The furniture wax I’ve been using. £7 for a 500ml tin. It’s a natural wonder!
This wax has been an utter revelation to us! We were browsing round Wells Reclamation Yard (I’m sure you’ve gathered by now that we spend a fair bit of time there!) when we saw someone waxing one of their new bookshelves. The transformation was incredible – the shelves went from looking like a standard modern pine piece of furniture, to something that wouldn’t look out of place in an antiques shop (or indeed, a reclamation yard). I asked which colour they used and was told ‘Stripped pine’, which I bought, though there is a darker one as well. The first thing I tried it on was the plate racks (£45 each new, also from Wells Rec) and they immediately looked old.
It has literally opened up a whole new world of furniture that easily looks suitable for our old house and gave us the confidence to buy new pine to make the kitchen work surface, rather than paying double for wood from a reclamation yard. There is a downside: the results are a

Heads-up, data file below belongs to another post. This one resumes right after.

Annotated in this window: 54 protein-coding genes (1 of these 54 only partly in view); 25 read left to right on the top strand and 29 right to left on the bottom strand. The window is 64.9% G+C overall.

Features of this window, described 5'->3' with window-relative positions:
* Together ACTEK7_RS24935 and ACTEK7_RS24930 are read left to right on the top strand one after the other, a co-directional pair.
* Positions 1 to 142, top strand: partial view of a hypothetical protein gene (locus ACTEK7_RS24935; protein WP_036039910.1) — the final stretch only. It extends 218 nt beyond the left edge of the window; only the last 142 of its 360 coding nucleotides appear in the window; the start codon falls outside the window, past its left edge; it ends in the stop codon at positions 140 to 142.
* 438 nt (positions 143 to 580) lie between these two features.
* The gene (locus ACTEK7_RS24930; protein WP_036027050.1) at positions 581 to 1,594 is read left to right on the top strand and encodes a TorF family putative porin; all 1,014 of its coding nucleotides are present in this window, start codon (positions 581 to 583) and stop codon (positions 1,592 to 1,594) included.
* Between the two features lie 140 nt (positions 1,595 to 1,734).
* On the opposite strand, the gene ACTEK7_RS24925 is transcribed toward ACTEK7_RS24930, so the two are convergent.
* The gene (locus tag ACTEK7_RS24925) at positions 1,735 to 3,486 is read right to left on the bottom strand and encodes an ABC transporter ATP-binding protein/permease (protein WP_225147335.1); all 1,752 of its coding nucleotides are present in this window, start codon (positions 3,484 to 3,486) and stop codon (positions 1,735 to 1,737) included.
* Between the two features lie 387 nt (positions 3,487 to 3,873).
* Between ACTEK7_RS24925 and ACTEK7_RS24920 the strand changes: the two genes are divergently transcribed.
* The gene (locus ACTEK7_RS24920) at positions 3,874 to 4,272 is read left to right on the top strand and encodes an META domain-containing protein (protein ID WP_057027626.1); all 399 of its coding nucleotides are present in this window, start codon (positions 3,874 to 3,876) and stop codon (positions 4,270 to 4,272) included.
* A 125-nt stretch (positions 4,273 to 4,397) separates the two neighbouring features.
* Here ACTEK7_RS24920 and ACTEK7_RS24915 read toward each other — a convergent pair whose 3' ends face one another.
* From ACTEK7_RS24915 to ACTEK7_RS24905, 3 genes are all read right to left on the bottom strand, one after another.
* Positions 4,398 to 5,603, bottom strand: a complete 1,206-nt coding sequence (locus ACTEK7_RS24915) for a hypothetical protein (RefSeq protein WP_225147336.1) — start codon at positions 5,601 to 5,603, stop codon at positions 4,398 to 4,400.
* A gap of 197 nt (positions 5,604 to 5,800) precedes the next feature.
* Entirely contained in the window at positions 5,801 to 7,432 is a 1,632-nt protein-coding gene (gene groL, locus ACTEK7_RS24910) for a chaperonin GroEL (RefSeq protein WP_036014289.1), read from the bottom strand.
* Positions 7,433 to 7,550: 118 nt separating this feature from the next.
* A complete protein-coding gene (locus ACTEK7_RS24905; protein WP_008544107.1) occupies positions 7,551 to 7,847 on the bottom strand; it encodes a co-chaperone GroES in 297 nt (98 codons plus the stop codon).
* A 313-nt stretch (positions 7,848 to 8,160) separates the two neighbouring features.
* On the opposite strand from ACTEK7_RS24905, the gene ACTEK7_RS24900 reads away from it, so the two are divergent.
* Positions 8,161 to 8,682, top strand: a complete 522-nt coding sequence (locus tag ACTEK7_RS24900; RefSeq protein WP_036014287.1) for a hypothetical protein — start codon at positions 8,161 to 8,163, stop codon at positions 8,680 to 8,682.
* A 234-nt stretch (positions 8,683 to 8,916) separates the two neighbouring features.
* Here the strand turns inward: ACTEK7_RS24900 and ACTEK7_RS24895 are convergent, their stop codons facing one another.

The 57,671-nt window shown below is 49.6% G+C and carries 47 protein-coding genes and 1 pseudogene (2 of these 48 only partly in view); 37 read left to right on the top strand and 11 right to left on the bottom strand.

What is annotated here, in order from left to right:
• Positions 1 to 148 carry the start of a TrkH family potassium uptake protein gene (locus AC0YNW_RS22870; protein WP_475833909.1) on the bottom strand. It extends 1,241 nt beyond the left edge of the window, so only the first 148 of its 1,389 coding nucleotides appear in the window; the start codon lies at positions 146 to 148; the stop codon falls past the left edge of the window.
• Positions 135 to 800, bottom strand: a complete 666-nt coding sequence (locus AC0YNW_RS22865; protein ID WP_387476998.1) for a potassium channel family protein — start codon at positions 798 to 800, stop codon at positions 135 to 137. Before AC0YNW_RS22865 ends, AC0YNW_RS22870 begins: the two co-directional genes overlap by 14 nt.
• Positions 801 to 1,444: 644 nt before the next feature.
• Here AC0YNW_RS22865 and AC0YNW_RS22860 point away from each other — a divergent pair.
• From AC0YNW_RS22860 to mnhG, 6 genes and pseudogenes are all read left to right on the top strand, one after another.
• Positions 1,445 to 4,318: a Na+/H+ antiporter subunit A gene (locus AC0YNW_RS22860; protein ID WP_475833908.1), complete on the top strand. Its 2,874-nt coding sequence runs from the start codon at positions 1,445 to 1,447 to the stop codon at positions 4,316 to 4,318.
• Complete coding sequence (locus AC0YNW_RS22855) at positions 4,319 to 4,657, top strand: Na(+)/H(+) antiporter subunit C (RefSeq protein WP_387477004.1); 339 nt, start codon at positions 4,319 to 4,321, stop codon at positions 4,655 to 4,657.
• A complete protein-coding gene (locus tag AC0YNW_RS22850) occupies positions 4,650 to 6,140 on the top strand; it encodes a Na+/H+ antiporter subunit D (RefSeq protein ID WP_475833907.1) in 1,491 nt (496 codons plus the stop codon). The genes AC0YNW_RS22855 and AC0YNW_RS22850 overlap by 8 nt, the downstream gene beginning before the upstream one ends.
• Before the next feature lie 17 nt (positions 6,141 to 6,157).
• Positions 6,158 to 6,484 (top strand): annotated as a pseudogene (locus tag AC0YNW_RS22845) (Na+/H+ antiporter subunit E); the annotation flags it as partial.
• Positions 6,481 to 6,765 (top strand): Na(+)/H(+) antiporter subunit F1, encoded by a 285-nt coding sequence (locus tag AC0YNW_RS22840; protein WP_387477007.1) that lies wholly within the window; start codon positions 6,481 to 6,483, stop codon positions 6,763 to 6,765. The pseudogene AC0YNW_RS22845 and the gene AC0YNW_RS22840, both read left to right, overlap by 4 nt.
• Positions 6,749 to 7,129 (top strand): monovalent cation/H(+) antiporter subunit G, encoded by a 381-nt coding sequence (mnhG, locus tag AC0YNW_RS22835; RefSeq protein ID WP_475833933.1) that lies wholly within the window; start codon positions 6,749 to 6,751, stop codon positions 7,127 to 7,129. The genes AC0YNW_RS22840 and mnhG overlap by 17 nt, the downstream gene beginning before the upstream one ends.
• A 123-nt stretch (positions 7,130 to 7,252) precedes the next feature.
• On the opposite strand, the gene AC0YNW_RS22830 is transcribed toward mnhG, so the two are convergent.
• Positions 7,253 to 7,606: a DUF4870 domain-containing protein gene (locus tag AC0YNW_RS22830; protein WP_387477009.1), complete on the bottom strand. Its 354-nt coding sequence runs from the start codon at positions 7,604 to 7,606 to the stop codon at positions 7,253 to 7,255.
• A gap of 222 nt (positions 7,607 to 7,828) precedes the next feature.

bit unpredictable. As you can see from the photo of the corner; one piece of wood has stained smoothly, but the other piece that must have been planed against the grain or something, has gone very stripy. Some areas of wood seem to need a few layers of wax to get the right effect, but others look perfect after one. And honestly, at the end of the day, old oak would probably still look better, but we don’t have the budget for that.
After moving the cupboard to next the dresser, I needed something to put the baby belling cooker on (Rayburn coming this year with any luck), so, with no luck checking ebay and charity shops, we bought a pine table from Ikea for £35, and also stained it with the wax. So at least it looks nicer while I wait. We’ll probably use it on the new staircase and on bookcases
when we get them. It’s great!